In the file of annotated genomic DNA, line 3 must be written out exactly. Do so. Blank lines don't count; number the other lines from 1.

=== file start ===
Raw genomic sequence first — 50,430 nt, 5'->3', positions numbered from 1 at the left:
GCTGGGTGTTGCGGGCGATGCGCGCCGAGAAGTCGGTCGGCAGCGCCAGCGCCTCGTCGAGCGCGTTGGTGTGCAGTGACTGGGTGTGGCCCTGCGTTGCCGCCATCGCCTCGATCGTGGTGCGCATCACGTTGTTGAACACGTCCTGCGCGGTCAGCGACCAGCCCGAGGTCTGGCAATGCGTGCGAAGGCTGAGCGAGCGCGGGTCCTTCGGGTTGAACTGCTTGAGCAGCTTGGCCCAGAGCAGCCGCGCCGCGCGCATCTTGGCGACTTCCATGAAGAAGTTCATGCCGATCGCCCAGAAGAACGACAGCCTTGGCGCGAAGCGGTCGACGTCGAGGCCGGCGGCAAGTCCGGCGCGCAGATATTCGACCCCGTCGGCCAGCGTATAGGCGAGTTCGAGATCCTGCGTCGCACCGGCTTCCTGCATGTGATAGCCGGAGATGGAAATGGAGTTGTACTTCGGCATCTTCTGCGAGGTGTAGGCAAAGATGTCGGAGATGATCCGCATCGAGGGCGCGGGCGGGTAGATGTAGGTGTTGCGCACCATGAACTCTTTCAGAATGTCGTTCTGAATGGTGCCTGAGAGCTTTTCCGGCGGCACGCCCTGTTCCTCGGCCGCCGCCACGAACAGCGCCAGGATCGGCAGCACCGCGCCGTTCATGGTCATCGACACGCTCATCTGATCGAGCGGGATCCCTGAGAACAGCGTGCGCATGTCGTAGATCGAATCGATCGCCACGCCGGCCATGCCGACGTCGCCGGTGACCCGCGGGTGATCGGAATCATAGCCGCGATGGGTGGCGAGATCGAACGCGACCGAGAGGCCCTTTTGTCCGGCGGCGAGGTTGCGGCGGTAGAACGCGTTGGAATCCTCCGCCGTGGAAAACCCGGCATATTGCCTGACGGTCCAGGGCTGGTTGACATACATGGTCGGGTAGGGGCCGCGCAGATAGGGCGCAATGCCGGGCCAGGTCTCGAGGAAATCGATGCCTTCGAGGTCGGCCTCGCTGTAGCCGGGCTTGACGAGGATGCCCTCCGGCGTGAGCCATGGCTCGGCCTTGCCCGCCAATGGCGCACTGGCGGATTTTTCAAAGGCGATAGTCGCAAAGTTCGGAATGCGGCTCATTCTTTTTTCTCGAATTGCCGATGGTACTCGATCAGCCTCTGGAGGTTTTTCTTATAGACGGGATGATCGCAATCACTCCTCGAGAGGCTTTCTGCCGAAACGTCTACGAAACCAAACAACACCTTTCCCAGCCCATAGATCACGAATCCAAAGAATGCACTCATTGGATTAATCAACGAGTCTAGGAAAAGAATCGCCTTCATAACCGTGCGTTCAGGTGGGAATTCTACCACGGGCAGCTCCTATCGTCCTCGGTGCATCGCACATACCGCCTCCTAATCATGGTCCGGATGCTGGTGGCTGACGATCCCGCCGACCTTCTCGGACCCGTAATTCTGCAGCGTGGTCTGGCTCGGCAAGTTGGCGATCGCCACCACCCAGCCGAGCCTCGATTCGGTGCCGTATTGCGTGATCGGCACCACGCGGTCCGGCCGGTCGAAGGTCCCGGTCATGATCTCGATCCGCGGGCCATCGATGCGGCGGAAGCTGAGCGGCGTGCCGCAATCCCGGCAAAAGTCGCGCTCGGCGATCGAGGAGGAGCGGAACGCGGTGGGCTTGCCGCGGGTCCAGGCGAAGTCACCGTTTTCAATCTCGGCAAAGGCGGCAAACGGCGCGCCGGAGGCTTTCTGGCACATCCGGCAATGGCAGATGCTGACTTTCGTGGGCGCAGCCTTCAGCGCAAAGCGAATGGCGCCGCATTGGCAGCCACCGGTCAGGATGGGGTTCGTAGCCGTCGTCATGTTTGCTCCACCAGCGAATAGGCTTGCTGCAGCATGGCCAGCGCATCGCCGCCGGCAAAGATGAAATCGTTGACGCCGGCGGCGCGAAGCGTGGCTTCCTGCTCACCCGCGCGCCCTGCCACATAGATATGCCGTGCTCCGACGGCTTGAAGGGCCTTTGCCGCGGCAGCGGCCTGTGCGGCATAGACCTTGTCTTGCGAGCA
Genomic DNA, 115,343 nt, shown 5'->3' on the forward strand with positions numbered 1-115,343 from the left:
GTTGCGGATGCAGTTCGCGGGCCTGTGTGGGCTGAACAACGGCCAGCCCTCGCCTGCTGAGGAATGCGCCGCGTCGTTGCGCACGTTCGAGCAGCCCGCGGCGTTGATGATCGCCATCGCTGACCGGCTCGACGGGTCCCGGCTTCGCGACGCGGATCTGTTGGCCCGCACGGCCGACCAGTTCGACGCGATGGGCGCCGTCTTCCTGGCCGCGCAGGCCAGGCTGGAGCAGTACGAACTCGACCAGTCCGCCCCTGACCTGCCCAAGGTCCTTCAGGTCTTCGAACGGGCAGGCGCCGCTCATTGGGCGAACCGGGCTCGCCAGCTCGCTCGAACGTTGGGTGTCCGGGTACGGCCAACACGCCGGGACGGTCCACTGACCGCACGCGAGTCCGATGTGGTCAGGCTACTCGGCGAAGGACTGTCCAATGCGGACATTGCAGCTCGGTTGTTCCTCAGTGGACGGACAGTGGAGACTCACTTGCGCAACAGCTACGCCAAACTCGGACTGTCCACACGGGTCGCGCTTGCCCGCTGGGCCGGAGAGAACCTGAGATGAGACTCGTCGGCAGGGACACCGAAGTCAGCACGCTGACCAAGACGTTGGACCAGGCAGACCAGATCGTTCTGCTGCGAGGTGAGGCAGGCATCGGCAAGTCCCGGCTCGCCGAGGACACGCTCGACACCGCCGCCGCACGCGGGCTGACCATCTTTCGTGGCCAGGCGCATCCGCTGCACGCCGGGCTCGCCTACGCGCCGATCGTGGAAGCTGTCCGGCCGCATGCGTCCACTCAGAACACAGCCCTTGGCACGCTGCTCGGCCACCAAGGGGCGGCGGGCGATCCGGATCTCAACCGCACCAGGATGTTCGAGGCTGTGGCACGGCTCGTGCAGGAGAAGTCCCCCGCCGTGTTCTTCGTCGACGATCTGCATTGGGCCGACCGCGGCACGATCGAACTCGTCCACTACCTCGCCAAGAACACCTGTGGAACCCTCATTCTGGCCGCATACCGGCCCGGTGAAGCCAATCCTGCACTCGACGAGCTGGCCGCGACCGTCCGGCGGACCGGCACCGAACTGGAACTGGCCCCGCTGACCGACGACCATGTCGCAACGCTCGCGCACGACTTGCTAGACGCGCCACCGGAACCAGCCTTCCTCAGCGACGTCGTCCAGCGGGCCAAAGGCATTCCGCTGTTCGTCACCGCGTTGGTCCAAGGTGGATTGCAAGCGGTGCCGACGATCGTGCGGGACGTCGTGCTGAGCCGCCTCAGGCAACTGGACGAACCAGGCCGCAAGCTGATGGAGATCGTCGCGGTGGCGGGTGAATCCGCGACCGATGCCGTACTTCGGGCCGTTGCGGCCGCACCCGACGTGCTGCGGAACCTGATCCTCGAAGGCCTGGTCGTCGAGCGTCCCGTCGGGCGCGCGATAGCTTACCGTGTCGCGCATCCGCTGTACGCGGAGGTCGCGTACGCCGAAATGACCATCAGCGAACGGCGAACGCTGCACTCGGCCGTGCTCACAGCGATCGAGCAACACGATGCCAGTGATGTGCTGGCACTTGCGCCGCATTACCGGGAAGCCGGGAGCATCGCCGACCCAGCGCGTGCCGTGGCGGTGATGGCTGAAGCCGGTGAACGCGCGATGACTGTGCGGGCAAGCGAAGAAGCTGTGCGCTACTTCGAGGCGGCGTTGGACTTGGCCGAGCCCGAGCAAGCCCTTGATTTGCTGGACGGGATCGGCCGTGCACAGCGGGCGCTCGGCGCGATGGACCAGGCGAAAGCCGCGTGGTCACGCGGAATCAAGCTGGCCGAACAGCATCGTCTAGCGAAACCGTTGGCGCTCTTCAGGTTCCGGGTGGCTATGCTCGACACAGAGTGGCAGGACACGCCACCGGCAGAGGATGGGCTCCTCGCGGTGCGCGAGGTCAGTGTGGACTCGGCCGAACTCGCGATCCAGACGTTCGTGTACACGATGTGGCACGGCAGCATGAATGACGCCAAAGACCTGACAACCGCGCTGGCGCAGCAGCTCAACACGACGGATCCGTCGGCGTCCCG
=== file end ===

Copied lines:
Genomic DNA, 115,343 nt, shown 5'->3' on the forward strand with positions numbered 1-115,343 from the left: